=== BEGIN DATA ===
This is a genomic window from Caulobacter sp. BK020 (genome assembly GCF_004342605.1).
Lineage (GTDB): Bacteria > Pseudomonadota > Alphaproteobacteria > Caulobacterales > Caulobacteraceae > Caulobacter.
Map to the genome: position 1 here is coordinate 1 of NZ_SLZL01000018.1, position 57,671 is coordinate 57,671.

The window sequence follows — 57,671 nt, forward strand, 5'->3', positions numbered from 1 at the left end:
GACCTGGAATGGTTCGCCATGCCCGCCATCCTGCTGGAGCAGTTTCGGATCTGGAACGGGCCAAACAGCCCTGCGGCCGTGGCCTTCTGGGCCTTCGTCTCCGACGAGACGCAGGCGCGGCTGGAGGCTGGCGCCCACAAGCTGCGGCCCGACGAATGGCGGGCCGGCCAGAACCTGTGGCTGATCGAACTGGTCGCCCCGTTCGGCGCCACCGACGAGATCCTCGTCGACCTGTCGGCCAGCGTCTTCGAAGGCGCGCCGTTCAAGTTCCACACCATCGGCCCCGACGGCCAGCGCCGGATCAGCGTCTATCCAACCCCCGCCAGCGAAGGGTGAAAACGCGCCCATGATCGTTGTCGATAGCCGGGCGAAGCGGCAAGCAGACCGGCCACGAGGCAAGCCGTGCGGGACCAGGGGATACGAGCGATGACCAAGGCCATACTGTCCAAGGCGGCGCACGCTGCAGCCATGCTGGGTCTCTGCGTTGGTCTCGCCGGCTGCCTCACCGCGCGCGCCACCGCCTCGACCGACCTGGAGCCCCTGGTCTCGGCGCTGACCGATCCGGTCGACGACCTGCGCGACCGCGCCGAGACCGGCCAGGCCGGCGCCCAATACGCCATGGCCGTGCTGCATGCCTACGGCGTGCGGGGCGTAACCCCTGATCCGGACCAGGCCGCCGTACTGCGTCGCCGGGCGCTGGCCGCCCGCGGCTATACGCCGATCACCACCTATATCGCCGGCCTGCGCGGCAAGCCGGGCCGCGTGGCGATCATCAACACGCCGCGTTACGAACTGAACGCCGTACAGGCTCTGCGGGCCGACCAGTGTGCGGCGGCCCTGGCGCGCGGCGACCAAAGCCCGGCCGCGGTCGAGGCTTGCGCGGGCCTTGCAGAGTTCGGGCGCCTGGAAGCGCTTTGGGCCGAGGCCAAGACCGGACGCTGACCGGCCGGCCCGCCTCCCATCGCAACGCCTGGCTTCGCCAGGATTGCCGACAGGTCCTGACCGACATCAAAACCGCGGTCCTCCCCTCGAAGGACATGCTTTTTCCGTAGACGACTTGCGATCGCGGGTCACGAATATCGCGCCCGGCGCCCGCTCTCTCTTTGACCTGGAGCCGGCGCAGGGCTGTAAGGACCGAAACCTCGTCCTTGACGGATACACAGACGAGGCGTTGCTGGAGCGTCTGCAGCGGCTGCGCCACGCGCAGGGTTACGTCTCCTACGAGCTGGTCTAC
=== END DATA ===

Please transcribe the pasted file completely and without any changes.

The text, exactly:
This is a genomic window from Caulobacter sp. BK020 (genome assembly GCF_004342605.1).
Lineage (GTDB): Bacteria > Pseudomonadota > Alphaproteobacteria > Caulobacterales > Caulobacteraceae > Caulobacter.
Map to the genome: position 1 here is coordinate 1 of NZ_SLZL01000018.1, position 57,671 is coordinate 57,671.

The window sequence follows — 57,671 nt, forward strand, 5'->3', positions numbered from 1 at the left end:
GACCTGGAATGGTTCGCCATGCCCGCCATCCTGCTGGAGCAGTTTCGGATCTGGAACGGGCCAAACAGCCCTGCGGCCGTGGCCTTCTGGGCCTTCGTCTCCGACGAGACGCAGGCGCGGCTGGAGGCTGGCGCCCACAAGCTGCGGCCCGACGAATGGCGGGCCGGCCAGAACCTGTGGCTGATCGAACTGGTCGCCCCGTTCGGCGCCACCGACGAGATCCTCGTCGACCTGTCGGCCAGCGTCTTCGAAGGCGCGCCGTTCAAGTTCCACACCATCGGCCCCGACGGCCAGCGCCGGATCAGCGTCTATCCAACCCCCGCCAGCGAAGGGTGAAAACGCGCCCATGATCGTTGTCGATAGCCGGGCGAAGCGGCAAGCAGACCGGCCACGAGGCAAGCCGTGCGGGACCAGGGGATACGAGCGATGACCAAGGCCATACTGTCCAAGGCGGCGCACGCTGCAGCCATGCTGGGTCTCTGCGTTGGTCTCGCCGGCTGCCTCACCGCGCGCGCCACCGCCTCGACCGACCTGGAGCCCCTGGTCTCGGCGCTGACCGATCCGGTCGACGACCTGCGCGACCGCGCCGAGACCGGCCAGGCCGGCGCCCAATACGCCATGGCCGTGCTGCATGCCTACGGCGTGCGGGGCGTAACCCCTGATCCGGACCAGGCCGCCGTACTGCGTCGCCGGGCGCTGGCCGCCCGCGGCTATACGCCGATCACCACCTATATCGCCGGCCTGCGCGGCAAGCCGGGCCGCGTGGCGATCATCAACACGCCGCGTTACGAACTGAACGCCGTACAGGCTCTGCGGGCCGACCAGTGTGCGGCGGCCCTGGCGCGCGGCGACCAAAGCCCGGCCGCGGTCGAGGCTTGCGCGGGCCTTGCAGAGTTCGGGCGCCTGGAAGCGCTTTGGGCCGAGGCCAAGACCGGACGCTGACCGGCCGGCCCGCCTCCCATCGCAACGCCTGGCTTCGCCAGGATTGCCGACAGGTCCTGACCGACATCAAAACCGCGGTCCTCCCCTCGAAGGACATGCTTTTTCCGTAGACGACTTGCGATCGCGGGTCACGAATATCGCGCCCGGCGCCCGCTCTCTCTTTGACCTGGAGCCGGCGCAGGGCTGTAAGGACCGAAACCTCGTCCTTGACGGATACACAGACGAGGCGTTGCTGGAGCGTCTGCAGCGGCTGCGCCACGCGCAGGGTTACGTCTCCTACGAGCTGGTCTAC